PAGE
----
Language Ideologies and Emojis.
We looked at two aspects of language use among Swarthmore College students: (1) learning another language and (2) using emoji. Since all Swarthmore students have a language learning requirement for graduation and many (if not all) are fluent users of electronic devices, we expected to see a wide variety of ideologies regarding these two specific types of communication.
Understanding this context, we administered surveys to assess how our peers' communication - both studied languages and the more informal, digital emojis - is impacted by their biases and stereotypes. We asked questions about how students perceived the use of a second language or emoji as well as their personal habits for using emoji and reasoning for learning a second language.
Unpacking Language Ideology in the Swarthmore Speech Community.
Second languages (or L2s) are defined as any language learned by an individual that is not their native tongue. These actually have a major impact in their students’ lives - research has shown that students’ experiences in foreign language classrooms can affect their overall comfort with and perception of a certain language and culture, their confidence in their language skills, and their long term academic/career plans . Every Swarthmore student that Emilie interviewed indicated that their perception of a certain language or culture had changed for the better after studying it as an L2; they cited second languages as expanding their career opportunities, improving their English skills, and allowing them to connect with family members and new communities of people.
We found that every student Rebecca interviewed used emoji in some unique ways, showing elements of syntax or semantics present in a more conventional language. For instance, this specific order 😎👉👉 indicated “finger guns” for two separate people; others said they strictly never combine more than one emoji or place emoji in sentences. At the same time, of the two students who use that combination, one said she uses it when their conversation partner has made a poor choice and the other said he uses it as an affirmation akin to “go get ‘em, kiddo”, showing semantic variation– near opposite meanings for the same linguistic signs!
Several of the students Emilie spoke to believed that studying an L2 allowed them access to speech communities they could not otherwise have integrated; in particular, speakers of more “obscure” languages, such as Scottish Gaelic and Irish Gaelic, found online communities of like-minded individuals. They formed lasting bonds over their common interest in these second languages, and what began as study groups and word forums turned into online friendships. In much the same way, emojis allow members of speech communities to connect and express themselves through digital media. Rebecca found that many students used emoji out of necessity, seeing them as a way to convey emotions or connotations that are usually lost in text-only communication.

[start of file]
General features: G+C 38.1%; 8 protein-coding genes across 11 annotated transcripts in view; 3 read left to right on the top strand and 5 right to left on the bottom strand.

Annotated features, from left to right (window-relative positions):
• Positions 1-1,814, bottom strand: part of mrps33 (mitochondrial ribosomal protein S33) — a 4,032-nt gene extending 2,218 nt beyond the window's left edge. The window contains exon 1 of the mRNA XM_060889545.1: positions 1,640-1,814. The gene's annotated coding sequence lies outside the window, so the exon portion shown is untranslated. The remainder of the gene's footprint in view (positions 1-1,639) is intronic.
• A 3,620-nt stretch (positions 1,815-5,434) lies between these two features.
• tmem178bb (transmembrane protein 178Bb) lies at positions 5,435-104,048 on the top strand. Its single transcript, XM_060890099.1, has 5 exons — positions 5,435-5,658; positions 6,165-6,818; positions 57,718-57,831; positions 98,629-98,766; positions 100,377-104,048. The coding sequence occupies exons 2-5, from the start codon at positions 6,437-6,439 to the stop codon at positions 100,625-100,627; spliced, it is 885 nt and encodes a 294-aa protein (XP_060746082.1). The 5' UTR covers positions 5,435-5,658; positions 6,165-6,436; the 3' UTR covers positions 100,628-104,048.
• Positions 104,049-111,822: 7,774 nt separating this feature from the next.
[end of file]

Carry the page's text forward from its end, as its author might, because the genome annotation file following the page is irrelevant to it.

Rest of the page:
Why Language Ideology Matters 🤔
How do our perceptions of languages in all their forms - text, spoken words, pictures - tie in to larger issues of culture and communication? In our research, we found a pretty deep divide - emojis are used by two-thirds of the students we interviewed, yet some revile them. Many Swatties and their families agree that studying a second language is useful, but are divided as to which are more ”practical” or “worth learning.”
We found that ultimately, Swarthmore students represent a wide variety of opinions and backgrounds. With language increasingly made a political tool, we have to ask: what standards, if any, can be applied to determine what is or isn’t a “worthy” language?
 Dray, S. (2011). Ideological Struggles on Signage in Jamaica. In A. Jaworski & C. Thurlow (Eds.), Semiotic Landscapes: Language, Image, Space (pp. 102-122).
 Regan, V. (2014, November 21). What your speaking style, like, says about you | Vera Regan | TEDxDublin. Retrieved November 20, 2017, from https://www.youtube.com/watch?v=jAGgKE82034
 Anya, U. (2011). Connecting With Communities of Learners and Speakers: Integrative Ideals, Experiences, and Motivations of Successful Black Second Language Learners. Foreign Language Annals, 44(3), pp. 441-466
About the Authors.
Emilie Hautemont is another Swarthmore sophomore, studying French and English literature. Linguistics is a great outlet for her to feel angsty about her bilingual education. She likes baking and making her canary sing along to rude songs.